Why are fur seals stranding themselves on California shores?

Guadalupe fur seals are stranding themselves on Californian beaches at 8 times the normal rate and experts say warming waters are to blame.

Gregory Bull/AP/File
A Guadalupe fur seal, front, passes by as a SeaWorld animal rescue team member feeds a California sea lion at their rescue facility in San Diego, Feb. 26, 2013. Federal officials are trying to determine why endangered Guadalupe fur seals have been stranding themselves and dying along the California coast, hundreds of miles from their usual habitat. The deaths have prompted the National Oceanic and Atmospheric Administration to declare an 'unusual mortality event' for the seals.

The National Oceanic and Atmospheric Administration (NOAA) declared an “unusual mortality event” for Guadalupe fur seals this week after more of the animals were found stranded on the central California coast.

Strandings occur when marine mammals swim onto shore and become “beached” or stuck on land and they are unable to return to the water on their own. These seals breed almost exclusively on Guadalupe Island near Baja California, Mexico, more than 600 miles away from where the seals are washing up. 

Since January, about 80 emaciated fur seals have stranded themselves on the California coast and 42 of the stranded seals were found dead. Only 11 of the 38 seals found alive survived long enough to be rehabilitated and eventually released.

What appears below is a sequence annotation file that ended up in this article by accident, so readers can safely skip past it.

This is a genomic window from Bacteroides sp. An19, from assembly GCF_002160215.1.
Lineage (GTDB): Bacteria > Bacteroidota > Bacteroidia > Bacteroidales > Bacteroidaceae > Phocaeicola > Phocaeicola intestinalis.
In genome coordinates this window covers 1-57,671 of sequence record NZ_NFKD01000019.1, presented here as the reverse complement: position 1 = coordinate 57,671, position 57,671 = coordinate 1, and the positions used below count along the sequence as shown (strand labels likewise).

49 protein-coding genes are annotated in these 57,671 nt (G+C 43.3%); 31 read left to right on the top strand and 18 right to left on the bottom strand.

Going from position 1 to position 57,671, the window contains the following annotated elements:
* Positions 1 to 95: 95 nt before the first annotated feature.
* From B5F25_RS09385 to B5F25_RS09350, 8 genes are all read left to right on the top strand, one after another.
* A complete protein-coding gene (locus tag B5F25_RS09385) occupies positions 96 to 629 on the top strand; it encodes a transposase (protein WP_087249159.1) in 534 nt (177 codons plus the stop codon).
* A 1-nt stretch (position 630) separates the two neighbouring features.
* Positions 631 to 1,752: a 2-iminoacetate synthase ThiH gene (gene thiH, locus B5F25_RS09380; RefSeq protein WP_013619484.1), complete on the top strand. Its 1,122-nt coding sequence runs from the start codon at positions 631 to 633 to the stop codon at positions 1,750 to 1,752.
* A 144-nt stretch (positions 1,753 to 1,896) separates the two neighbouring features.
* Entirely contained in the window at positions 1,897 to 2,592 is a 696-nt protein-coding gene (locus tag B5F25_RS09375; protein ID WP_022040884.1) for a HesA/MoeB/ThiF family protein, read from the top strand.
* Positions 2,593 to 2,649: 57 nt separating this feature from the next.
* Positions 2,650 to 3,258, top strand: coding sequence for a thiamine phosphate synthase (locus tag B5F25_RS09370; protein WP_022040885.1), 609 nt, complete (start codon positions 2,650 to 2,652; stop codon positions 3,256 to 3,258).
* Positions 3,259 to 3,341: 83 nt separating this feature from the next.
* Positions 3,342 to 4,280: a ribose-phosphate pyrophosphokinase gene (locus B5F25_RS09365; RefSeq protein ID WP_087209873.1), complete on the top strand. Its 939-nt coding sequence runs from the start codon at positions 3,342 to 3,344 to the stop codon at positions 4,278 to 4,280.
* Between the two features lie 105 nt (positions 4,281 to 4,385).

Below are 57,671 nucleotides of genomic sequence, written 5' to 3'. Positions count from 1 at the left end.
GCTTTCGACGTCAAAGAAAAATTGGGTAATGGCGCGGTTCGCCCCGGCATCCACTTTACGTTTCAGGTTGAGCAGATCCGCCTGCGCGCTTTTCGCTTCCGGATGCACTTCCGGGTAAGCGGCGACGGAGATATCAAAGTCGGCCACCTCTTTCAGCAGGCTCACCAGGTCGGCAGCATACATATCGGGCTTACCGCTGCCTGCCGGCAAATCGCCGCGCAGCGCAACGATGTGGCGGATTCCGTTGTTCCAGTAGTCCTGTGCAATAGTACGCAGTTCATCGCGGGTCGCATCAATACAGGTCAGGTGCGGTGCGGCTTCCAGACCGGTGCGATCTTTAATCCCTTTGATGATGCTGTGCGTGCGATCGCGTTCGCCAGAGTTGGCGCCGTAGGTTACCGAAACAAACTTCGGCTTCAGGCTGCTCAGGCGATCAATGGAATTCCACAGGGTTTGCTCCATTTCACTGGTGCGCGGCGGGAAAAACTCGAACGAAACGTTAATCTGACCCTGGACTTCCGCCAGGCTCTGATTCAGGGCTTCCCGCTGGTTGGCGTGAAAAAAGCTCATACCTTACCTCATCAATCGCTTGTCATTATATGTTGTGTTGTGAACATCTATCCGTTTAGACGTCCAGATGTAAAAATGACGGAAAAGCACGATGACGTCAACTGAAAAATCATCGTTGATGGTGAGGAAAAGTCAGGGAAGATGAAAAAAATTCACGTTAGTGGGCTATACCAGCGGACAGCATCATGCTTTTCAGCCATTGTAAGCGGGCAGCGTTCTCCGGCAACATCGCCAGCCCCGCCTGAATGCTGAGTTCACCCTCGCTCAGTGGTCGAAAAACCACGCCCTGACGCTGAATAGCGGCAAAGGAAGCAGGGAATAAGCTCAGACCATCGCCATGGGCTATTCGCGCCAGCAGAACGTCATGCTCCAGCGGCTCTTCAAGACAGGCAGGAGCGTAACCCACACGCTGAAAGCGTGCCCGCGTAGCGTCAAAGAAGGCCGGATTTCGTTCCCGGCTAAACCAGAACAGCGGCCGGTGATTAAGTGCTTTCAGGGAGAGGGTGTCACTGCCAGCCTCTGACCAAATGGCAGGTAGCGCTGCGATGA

NOAA has found stranded seals before, but the numbers this year are alarming by comparison. Between 2009 and 2014, the agency only handled approximately 10 strandings per year. This uptick is particularly troubling because the species is already listed as threatened under the Endangered Species Act.

The spike “demands immediate response,” said Justin Viezbicke, a NOAA coordinator in Long Beach.

By designating the strandings as a mortality event, NOAA can divert additional resources to study the seals. Researchers predict large-scale warming of the Pacific Ocean has played a role by forcing the seals’ food supply further north.

“We think that warm water conditions have really changed the range of quite a few of the forage fish species that the fur seals would be going after,” Toby Garfield, an official with NOAA’s Southwest Fisheries Science Center told reporters during a teleconference, the Associated Press reports.

Scientists also fear that El Nino, another ocean-warming phenomenon, could exacerbate the problem for several more months.

“It’s actually a big warning sign that we need to pay attention to what’s happening in our oceans,” Tenaya Norris, a scientist at the Marine Mammal Center in Sausalito where the seals were rehabilitated, said in a statement. “These stranded animals are just the tip of the iceberg in terms of animals affected by the unusually warm water temperatures we’ve been seeing off the coast.”

Guadalupe fur seals almost faced extinction from hunting in the 1800s, and the species has slowly recovered to about 10,000 individuals under the Endangered Species Act and Marine Mammal Protection Act. 

Male seals can grow up to 7 feet and weigh in at 400 pounds.

This report contains material from the Associated Press.

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